Still, it does seem that the Kurds thought they had the votes, and it was the ambiguous position of some in the Dawa/SupremeCouncil grouping that motivated the secret vote that went against the Kurds. Which highlights the question: Where is Maliki, given the fact that parts of his parliamentary support-group are actually parts of a cross-sectarian opposition.

6:50 AM  
Anonymous Anonymous said...

Badger, apologies for the delay in sending the second e-mail alert, which affected those e-mail addresses that do not accept incoming mail from our standard server and need to be resent from Hotmail. I reached the limit for sending messages from Hotmail yesterday (and have reached it again today).

Anyway, Kirkuk is very interesting because this is an issue where cross-sectarian Arab feeling is very strong, and many Shiite MPs even in the UIA would be reluctant to give too much to the Kurds on this. My hunch is that if Maliki is to be succesful with his strongman ambitions, he, too, would need to reconsider his position on this, but then again he would need to make some drastic changes to his coalition set-up.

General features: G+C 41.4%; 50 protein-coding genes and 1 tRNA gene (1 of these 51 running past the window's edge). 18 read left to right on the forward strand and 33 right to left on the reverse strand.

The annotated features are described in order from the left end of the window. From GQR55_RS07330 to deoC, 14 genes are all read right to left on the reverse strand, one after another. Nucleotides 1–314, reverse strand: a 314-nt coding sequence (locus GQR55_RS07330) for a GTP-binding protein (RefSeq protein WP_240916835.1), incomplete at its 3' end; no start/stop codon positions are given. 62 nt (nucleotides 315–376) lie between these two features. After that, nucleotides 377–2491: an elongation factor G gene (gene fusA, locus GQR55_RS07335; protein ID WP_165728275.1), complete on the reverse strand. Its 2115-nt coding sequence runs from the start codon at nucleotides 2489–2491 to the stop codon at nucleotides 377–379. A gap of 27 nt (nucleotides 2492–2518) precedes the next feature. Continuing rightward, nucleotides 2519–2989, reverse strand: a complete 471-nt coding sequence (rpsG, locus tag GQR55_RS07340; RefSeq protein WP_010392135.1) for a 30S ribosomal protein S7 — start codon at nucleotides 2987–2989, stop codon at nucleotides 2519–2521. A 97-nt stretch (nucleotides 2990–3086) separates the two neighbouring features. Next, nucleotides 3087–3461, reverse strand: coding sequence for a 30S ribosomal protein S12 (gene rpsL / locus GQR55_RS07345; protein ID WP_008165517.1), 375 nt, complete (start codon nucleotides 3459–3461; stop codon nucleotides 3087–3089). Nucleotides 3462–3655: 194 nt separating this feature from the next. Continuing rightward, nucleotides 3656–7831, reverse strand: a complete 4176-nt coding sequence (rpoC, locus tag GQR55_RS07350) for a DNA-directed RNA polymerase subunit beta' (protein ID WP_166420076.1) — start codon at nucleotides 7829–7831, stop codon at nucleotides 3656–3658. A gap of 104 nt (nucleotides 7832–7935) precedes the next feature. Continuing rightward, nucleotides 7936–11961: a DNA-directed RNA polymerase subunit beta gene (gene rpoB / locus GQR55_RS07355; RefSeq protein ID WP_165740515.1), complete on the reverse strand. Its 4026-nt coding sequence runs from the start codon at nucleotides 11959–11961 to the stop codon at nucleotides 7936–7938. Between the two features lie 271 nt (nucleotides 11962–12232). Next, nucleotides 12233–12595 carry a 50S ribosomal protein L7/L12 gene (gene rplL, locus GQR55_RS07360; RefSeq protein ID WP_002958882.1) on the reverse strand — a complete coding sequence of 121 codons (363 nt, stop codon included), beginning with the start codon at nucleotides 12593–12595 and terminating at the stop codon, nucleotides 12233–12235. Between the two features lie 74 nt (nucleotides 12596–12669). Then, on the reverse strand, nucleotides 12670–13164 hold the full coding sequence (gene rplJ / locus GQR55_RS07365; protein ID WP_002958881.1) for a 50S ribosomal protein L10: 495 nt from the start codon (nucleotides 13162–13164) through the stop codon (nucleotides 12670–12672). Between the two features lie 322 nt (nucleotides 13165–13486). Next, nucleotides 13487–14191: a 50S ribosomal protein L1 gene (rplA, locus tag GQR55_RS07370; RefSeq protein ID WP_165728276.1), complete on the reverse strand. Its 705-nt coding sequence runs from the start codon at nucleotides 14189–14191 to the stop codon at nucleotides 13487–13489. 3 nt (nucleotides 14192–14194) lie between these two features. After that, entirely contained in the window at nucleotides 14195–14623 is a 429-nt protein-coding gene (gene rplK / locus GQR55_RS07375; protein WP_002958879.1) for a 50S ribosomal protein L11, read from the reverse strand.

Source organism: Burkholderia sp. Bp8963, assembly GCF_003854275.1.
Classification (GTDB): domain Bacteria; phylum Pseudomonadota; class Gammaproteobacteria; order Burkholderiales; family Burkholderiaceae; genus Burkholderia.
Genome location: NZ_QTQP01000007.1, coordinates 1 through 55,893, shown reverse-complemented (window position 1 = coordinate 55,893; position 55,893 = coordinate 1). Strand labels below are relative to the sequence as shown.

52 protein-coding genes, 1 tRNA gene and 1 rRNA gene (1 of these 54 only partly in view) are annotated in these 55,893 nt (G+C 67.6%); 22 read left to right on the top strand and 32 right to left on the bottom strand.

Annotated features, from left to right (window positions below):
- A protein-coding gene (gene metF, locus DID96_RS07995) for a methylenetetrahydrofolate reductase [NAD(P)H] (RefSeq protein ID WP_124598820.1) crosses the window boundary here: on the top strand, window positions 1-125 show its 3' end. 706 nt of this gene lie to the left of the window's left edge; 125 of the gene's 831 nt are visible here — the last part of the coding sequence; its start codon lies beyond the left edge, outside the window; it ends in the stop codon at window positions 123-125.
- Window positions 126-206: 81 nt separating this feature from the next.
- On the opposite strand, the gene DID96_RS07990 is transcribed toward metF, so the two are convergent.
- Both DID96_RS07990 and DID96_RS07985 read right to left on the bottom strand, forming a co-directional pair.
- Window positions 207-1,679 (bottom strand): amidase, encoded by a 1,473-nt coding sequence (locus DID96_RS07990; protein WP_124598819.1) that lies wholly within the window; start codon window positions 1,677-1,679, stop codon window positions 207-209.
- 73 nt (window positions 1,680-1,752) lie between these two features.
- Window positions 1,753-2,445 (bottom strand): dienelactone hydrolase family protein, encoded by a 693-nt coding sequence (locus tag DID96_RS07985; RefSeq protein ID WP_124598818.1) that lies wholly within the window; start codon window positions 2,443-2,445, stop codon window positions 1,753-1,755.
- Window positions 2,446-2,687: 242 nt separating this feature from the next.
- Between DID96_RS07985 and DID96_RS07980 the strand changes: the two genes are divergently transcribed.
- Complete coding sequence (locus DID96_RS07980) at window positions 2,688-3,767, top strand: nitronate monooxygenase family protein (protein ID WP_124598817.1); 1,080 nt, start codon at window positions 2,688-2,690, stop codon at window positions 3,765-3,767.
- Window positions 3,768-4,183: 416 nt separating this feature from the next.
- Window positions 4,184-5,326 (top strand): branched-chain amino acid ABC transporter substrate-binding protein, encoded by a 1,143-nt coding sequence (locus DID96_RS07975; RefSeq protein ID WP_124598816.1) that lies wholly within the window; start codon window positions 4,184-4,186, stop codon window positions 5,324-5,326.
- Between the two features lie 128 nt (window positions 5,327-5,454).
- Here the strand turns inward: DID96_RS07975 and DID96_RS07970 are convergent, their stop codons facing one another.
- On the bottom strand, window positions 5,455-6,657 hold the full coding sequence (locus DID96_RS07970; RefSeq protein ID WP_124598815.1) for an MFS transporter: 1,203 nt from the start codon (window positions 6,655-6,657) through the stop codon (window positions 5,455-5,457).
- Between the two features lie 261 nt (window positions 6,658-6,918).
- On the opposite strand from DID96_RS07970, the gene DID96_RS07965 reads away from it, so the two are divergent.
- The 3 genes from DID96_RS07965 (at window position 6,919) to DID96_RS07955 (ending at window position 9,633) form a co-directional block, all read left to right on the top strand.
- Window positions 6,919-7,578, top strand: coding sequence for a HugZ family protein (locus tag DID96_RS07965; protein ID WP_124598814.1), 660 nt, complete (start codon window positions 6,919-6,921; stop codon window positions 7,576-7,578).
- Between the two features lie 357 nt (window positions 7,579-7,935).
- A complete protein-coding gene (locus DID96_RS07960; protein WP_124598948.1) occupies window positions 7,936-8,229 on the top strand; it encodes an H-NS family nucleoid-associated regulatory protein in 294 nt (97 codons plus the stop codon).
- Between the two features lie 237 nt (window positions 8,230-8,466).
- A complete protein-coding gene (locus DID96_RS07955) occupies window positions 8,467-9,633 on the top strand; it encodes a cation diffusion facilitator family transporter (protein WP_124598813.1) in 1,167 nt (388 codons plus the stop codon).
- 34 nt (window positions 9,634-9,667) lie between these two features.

8:31 AM  
Blogger Joel Wing said...

What's been gone over so far is what I've read. The Kurds, SIIC, and Dawa supposedly had a deal to block the power sharing clause in the election law, but most of the Dawa party ended up voting for it. 16 Shiites walked out with the Kurds during the vote, and some of those were independents. The SIIC leadership seems to be standing behind their deal because not only did Jalal Talabani veto the bill, but so did SIIC VP Mahdi. There are all kinds of conspiracy theories about what happened. Some say that the law actually got pushed through just so that it could be vetoed and the voting delayed. It might just be that the opposition was able to stymie the Kurdish-SIIC alliance. I have a piece about this on my blog as well. Click on my name for a link if interested

8:32 AM  
Anonymous Anonymous said...

Badger, my apologies for this off topic comment. It belongs with the Maliki/Time Horizon post. But did you hear anything about Former PM Alawi asking for a timetable during congressional testimony? I found it on and I'm waiting to see it picked up anywhere else. Don't know how to hyperlink but here is some of it;

" Dr. Ayad Allawi, the former interim Iraqi prime minister previously referred to even by US Congress members as a "Bush puppet," voiced his strong support for a US withdrawal timeline during a Wednesday Congressional hearing.